The Economist seeks a new definition of recession:
To the average person, a large rise in unemployment means a recession. By contrast, the economists’ rule that a recession is defined by two consecutive quarters of falling GDP is silly. If an economy grows by 2% in one quarter and then contracts by 0.5% in each of the next two quarters, it is deemed to be in recession. But if GDP contracts by 2% in one quarter, rises by 0.5% in the next, then falls by 2% in the third, it escapes, even though the economy is obviously weaker. In fact, America’s GDP did not decline for two consecutive quarters during the 2001 recession.
However, it is not just the “two-quarter” rule that is flawed; GDP figures themselves can be misleading. The first problem is that they are subject to large revisions. An analysis by Kevin Daly, an economist at Goldman Sachs, finds that since 1999, America’s quarterly GDP growth has on average been revised down by an annualised 0.4 percentage points between the first and final estimates. In contrast, figures in the euro area and Britain have been revised up by an average of 0.5 percentage points. Indeed, there is good reason to believe that America’s recent growth will be revised down. An alternative measure, gross domestic income (GDI), should, in theory, be identical to GDP. Yet real GDI has risen by a mere 0.1% since the third quarter of 2007, well below the 1% gain in GDP. A study by economists at the Federal Reserve found that GDI is often more reliable than GDP in spotting the start of a recession.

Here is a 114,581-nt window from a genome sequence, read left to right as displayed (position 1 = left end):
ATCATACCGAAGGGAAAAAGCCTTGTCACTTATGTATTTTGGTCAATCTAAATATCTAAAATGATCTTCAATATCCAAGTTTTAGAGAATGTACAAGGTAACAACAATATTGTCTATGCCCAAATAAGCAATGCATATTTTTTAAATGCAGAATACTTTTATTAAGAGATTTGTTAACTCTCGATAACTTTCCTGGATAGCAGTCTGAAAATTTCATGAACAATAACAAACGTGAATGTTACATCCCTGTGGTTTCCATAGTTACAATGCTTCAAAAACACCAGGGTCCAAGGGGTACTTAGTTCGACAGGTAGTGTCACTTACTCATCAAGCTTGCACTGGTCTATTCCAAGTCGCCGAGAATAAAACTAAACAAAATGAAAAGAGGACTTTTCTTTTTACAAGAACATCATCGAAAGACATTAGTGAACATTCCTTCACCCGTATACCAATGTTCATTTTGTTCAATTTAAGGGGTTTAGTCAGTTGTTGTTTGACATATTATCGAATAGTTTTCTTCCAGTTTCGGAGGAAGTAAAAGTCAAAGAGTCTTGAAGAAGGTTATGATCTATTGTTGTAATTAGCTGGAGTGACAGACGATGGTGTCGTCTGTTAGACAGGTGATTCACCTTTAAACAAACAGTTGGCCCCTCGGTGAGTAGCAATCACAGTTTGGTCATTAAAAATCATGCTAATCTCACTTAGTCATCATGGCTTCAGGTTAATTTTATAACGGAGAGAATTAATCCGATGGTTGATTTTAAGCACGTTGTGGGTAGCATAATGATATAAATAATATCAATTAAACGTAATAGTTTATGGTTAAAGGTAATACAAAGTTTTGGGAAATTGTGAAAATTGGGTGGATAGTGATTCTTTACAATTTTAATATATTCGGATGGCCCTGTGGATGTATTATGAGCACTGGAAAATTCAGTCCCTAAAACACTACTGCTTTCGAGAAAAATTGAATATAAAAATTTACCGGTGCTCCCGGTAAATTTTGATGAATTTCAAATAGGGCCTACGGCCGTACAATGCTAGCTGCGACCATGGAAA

Forget about the horrors associated with the "R" word. Read this joke and laugh (or at least, try to laugh):
... when your neighbour loses his job, it is called an economic slowdown. When you lose your job, it is a recession. But when an economist loses his job, it becomes a depression. Economists who ignore the recent rise in unemployment deserve to lose their jobs.